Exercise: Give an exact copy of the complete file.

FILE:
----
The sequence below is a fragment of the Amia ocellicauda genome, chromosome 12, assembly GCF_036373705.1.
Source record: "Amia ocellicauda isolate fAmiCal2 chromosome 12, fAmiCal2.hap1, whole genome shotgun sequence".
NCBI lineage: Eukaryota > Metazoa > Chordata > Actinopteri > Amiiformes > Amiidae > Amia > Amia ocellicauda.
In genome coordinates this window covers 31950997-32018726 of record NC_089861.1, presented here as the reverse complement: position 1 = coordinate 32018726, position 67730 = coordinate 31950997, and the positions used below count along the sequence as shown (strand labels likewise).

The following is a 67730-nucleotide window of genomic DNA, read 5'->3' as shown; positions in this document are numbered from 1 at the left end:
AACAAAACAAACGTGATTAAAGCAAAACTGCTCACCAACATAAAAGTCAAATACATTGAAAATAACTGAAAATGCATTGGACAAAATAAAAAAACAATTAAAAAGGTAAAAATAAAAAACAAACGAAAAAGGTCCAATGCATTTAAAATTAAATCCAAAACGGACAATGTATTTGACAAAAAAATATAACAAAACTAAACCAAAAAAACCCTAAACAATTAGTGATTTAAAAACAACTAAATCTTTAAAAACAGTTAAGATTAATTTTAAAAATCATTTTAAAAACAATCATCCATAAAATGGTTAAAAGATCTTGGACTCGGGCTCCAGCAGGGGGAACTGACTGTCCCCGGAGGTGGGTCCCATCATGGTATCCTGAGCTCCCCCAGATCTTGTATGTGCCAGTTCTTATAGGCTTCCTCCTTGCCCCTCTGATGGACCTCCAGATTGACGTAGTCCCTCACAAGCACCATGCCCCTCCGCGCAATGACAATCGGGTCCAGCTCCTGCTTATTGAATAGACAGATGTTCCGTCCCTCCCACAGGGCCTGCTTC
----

The sequence below is a fragment of the Amia ocellicauda genome, chromosome 12, assembly GCF_036373705.1.
Source record: "Amia ocellicauda isolate fAmiCal2 chromosome 12, fAmiCal2.hap1, whole genome shotgun sequence".
NCBI lineage: Eukaryota > Metazoa > Chordata > Actinopteri > Amiiformes > Amiidae > Amia > Amia ocellicauda.
In genome coordinates this window covers 31950997-32018726 of record NC_089861.1, presented here as the reverse complement: position 1 = coordinate 32018726, position 67730 = coordinate 31950997, and the positions used below count along the sequence as shown (strand labels likewise).

The following is a 67730-nucleotide window of genomic DNA, read 5'->3' as shown; positions in this document are numbered from 1 at the left end:
AACAAAACAAACGTGATTAAAGCAAAACTGCTCACCAACATAAAAGTCAAATACATTGAAAATAACTGAAAATGCATTGGACAAAATAAAAAAACAATTAAAAAGGTAAAAATAAAAAACAAACGAAAAAGGTCCAATGCATTTAAAATTAAATCCAAAACGGACAATGTATTTGACAAAAAAATATAACAAAACTAAACCAAAAAAACCCTAAACAATTAGTGATTTAAAAACAACTAAATCTTTAAAAACAGTTAAGATTAATTTTAAAAATCATTTTAAAAACAATCATCCATAAAATGGTTAAAAGATCTTGGACTCGGGCTCCAGCAGGGGGAACTGACTGTCCCCGGAGGTGGGTCCCATCATGGTATCCTGAGCTCCCCCAGATCTTGTATGTGCCAGTTCTTATAGGCTTCCTCCTTGCCCCTCTGATGGACCTCCAGATTGACGTAGTCCCTCACAAGCACCATGCCCCTCCGCGCAATGACAATCGGGTCCAGCTCCTGCTTATTGAATAGACAGATGTTCCGTCCCTCCCACAGGGCCTGCTTC